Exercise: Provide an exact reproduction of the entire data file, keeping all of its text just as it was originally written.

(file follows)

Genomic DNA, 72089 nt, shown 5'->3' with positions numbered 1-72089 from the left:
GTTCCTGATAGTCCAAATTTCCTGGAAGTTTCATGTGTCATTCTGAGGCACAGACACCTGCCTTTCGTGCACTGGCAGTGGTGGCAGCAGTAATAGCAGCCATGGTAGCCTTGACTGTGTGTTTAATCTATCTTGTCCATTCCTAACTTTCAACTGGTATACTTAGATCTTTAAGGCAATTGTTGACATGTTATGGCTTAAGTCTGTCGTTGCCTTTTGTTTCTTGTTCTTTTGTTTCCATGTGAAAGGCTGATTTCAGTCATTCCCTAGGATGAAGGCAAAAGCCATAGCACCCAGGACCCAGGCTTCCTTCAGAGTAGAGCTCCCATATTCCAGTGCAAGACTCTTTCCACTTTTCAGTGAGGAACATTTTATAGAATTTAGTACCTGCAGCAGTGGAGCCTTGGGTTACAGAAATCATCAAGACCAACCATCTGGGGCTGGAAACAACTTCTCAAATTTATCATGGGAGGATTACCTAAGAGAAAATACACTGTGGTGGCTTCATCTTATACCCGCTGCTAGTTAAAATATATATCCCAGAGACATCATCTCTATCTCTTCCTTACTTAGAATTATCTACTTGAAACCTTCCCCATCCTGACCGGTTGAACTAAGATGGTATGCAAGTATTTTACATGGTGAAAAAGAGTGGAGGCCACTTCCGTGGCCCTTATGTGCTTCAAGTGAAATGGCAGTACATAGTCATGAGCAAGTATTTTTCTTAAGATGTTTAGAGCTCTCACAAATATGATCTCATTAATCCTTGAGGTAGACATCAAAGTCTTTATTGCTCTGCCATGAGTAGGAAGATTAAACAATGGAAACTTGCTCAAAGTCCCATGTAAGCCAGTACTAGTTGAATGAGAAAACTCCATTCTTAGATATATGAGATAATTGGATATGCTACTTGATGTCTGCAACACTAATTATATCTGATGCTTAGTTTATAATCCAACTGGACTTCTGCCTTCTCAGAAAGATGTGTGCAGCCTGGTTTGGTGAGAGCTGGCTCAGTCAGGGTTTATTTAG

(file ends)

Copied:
Genomic DNA, 72089 nt, shown 5'->3' with positions numbered 1-72089 from the left:
GTTCCTGATAGTCCAAATTTCCTGGAAGTTTCATGTGTCATTCTGAGGCACAGACACCTGCCTTTCGTGCACTGGCAGTGGTGGCAGCAGTAATAGCAGCCATGGTAGCCTTGACTGTGTGTTTAATCTATCTTGTCCATTCCTAACTTTCAACTGGTATACTTAGATCTTTAAGGCAATTGTTGACATGTTATGGCTTAAGTCTGTCGTTGCCTTTTGTTTCTTGTTCTTTTGTTTCCATGTGAAAGGCTGATTTCAGTCATTCCCTAGGATGAAGGCAAAAGCCATAGCACCCAGGACCCAGGCTTCCTTCAGAGTAGAGCTCCCATATTCCAGTGCAAGACTCTTTCCACTTTTCAGTGAGGAACATTTTATAGAATTTAGTACCTGCAGCAGTGGAGCCTTGGGTTACAGAAATCATCAAGACCAACCATCTGGGGCTGGAAACAACTTCTCAAATTTATCATGGGAGGATTACCTAAGAGAAAATACACTGTGGTGGCTTCATCTTATACCCGCTGCTAGTTAAAATATATATCCCAGAGACATCATCTCTATCTCTTCCTTACTTAGAATTATCTACTTGAAACCTTCCCCATCCTGACCGGTTGAACTAAGATGGTATGCAAGTATTTTACATGGTGAAAAAGAGTGGAGGCCACTTCCGTGGCCCTTATGTGCTTCAAGTGAAATGGCAGTACATAGTCATGAGCAAGTATTTTTCTTAAGATGTTTAGAGCTCTCACAAATATGATCTCATTAATCCTTGAGGTAGACATCAAAGTCTTTATTGCTCTGCCATGAGTAGGAAGATTAAACAATGGAAACTTGCTCAAAGTCCCATGTAAGCCAGTACTAGTTGAATGAGAAAACTCCATTCTTAGATATATGAGATAATTGGATATGCTACTTGATGTCTGCAACACTAATTATATCTGATGCTTAGTTTATAATCCAACTGGACTTCTGCCTTCTCAGAAAGATGTGTGCAGCCTGGTTTGGTGAGAGCTGGCTCAGTCAGGGTTTATTTAG